A few weeks ago we talked about some excellent sources of information about the Wizarding World which weren’t novels: the “replica” schoolbooks of Quidditch Through the Ages and Fantastic Beasts and Where to Find Them, as well as Daily Prophet Newsletters and the Famous Wizards cards. We at the Lexicon consider a number of other sources to be canon, as you’ll find on our Sources page. This week we are looking at a few of the other rich sources of canon such as Rowling’s writing for Pottermore and her original website, her follow-up book Tales of Beedle the Bard, and a few of the most important interviews and webchats from the decade during which the novels were published. A lot of canon details were discussed, argued over, and settled by Rowling over those years … and a few mysteries still remain!
Ready to discover more about these? Onwards we go!
Canon Thoughts: Early Interviews by Steve VanderArk
Canon Thoughts: Scholastic Interviews by Steve VanderArk
Canon Musings by Abby Koop
Goodbye Pottermore by Steve VanderArk
What is a Flint? by Steve VanderArk
The Number of Students at Hogwarts by Steve VanderArk
The Harry Potter Card Game by Steve VanderArk
Reader’s Guides and Other Sources:
Tales of Beedle the Bard
Other interesting sources:
Timelines and Calendars
Is Jo’s Website Canon? by Steve VanderArk
The List – Loose Ends before DH by Anita (akh), Jo Mears (Serenadust), Pippin, Lyn J. Mangiameli and Siriusly Snapey Susan
Puzzles, Mysteries, and Loose Ends by Steve VanderArk AFTER the publication of the last book
We have hundreds and hundreds of pieces of fan artwork in our collection. Some subjects get a lot of depictions — Diagon Alley is a favorite topic, for example, and, well, of course it is! But there are a few pieces for the Famous Wizards or which illustrate things in the schoolbooks. Here are a few examples:
The Wizard and the Hopping Pot (WHP)
Tale of the Three Brothers (TTB)
Hippogriffs from the original Pottermore, 2012 (PA6)
The Black Family Tree tapestry (BFT)
We have tons of images of dragons and Dementors, Divination class, Professor Snape and Potions lessons. However, we have very few of the House ghosts–apart from Nearly-Headless Nick–or of Dean, Lee, and Seamus. Our Artwork Challenge for all you fan artists out there is to depict one of the lesser known characters or events in the series. If we really like your work, we may feature it in the Lexicon! Here are some suggestions from across the canon:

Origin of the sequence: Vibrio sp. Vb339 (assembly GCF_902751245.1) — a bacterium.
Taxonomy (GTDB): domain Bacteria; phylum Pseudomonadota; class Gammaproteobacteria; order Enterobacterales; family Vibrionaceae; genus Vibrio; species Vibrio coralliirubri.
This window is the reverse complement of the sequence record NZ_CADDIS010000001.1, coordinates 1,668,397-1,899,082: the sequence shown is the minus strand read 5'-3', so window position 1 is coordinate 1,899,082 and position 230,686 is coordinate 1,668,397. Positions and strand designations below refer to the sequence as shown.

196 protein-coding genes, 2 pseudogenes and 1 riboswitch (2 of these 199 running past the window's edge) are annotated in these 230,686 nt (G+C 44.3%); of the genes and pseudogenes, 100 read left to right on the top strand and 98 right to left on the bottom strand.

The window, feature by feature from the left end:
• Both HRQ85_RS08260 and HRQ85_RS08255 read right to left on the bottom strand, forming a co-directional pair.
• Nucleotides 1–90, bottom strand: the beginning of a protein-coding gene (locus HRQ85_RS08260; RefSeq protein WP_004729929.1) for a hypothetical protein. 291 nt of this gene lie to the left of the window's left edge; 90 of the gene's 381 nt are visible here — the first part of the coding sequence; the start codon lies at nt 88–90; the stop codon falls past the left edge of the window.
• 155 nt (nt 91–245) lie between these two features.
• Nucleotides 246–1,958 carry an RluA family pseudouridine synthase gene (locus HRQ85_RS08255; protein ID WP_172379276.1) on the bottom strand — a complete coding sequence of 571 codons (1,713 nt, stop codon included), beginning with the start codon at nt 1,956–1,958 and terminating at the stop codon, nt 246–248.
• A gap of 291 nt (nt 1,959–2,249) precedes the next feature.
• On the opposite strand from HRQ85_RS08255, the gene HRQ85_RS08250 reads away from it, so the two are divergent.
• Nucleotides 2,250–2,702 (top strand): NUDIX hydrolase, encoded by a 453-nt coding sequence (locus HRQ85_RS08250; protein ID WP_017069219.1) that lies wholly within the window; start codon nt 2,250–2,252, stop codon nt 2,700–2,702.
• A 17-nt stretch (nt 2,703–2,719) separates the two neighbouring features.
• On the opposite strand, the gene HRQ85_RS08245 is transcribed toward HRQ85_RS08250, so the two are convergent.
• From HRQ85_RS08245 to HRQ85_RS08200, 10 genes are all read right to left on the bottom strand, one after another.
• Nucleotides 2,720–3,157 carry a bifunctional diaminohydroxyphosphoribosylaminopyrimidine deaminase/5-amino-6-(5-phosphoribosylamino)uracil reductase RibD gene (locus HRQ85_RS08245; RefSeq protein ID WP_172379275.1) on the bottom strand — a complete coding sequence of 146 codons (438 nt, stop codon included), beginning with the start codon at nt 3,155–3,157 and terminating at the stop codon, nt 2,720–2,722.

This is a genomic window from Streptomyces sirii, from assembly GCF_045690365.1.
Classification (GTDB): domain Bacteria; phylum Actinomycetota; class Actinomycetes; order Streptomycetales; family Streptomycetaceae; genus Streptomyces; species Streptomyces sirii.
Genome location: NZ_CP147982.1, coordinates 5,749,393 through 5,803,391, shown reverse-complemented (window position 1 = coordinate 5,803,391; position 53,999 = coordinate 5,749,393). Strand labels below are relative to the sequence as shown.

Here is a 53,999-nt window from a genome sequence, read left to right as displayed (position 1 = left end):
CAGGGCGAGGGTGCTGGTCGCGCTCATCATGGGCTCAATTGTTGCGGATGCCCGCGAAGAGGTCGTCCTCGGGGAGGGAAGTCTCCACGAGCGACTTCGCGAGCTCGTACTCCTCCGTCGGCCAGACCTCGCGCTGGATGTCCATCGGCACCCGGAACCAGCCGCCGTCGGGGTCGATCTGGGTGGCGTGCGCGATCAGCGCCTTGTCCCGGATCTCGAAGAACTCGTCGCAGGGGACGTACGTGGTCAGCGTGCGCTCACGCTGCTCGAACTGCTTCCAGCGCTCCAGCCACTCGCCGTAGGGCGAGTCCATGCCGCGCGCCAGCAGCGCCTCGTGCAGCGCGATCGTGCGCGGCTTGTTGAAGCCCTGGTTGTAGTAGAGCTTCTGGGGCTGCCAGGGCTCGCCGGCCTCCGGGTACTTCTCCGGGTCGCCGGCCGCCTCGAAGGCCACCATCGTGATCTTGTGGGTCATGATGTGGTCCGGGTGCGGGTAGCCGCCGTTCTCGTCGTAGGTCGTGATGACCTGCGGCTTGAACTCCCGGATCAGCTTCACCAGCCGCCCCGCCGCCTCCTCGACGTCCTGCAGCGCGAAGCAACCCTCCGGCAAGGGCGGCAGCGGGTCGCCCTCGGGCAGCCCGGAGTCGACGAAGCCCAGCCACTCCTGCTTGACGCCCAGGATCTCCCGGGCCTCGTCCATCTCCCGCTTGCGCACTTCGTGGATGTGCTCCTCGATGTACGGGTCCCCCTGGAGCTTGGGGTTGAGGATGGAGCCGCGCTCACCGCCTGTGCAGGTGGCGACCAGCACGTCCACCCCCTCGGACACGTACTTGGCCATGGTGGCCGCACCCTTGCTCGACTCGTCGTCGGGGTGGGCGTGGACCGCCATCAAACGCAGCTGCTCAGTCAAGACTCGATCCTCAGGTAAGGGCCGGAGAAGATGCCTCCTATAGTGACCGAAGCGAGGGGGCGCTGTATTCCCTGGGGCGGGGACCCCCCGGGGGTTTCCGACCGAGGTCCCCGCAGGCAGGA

- the lesser known Famous Wizards (FW) or Ministers for Magic (MoM)
- students learning about creatures in Care of Magical Creatures class
- students learning to cope with dangerous magical creatures Defence Against the Dark Arts class
- the Goblin Rebellions of 1612 and 1752
- Sir Cadogan’s epic battle with the Wyvern of Wye
- Hogwarts ghosts participating in a Headless Hunt
- the Modesty Rabnott Snidget Reservation
- the All-England Wizarding Duelling Competition of 1430
- Quidditch fouls
- broom games Stichstock, Swivenhodge and Shuntbumps
- The Banchory Bangers Quidditch Team attempting a Hebridean Black dragon capture
- the near destruction of the Colosseum in Rome during a 1754 broom race
- a Ukrainian Ironbelly dragon carrying off a Muggle sailing ship
- the Great Sasquatch Rebellion of 1892
- Gilderoy Lockhart’s books or Mrs Weasley’s cookbooks
- the experience of using Floo Powder
Send your artwork to email@example.com. By submitting it, you are giving us permission to display your work on the Lexicon. We would like to include your name with your artwork so you are properly credited, so when you send your work let us know what name to use. Please also include a way to get a hold of you so that if we decide to feature your work as part of our regular collection we can contact you for more details. All artwork we display remains the property of the artist and they retain all copyright.
In September of 2004, I wrote a list of questions which I wanted Rowling to answer. I did so after being given permission by Neil Blair, Rowling’s solicitor. These weren’t plot questions which would have spoiled future books but rather factual details which hadn’t been given in the books. I sent a copy of the letter over to Emerson Spartz of MuggleNet to give him a chance to comment and he sent the list back with several added questions. Once the list was finalized, I sent to questions on the Blair. Then we waited.
Eventually, a number of the questions were answered by Rowling on her website. Several others were answered in the next two books. One or two remain unanswered to this day.
One question I asked was for details about Dumbledore’s wand. She didn’t answer this one, which makes sense since, as it turned out, Dumbledore carried the Elder Wand which was a rather important plot point. However, I found it a humorous that Rowling stated after Deathly Hallows was published that she was surprised that no one had ever asked her about that wand. Ah, but we did, Jo, we did! You just never answered us.
This page lists the original Open Letter and beneath that, a run-down of the answers we received as of when that blog post was written, the answers we found out in later canon sources, and the answers which remain mysteries.
Coming up next week…
Next week we delve into the first chapters of the final novel in the series, Harry Potter and the Deathly Hallows. The anticipation for this last book was massive all over the world back in 2007. Do you remember where you were that night at midnight?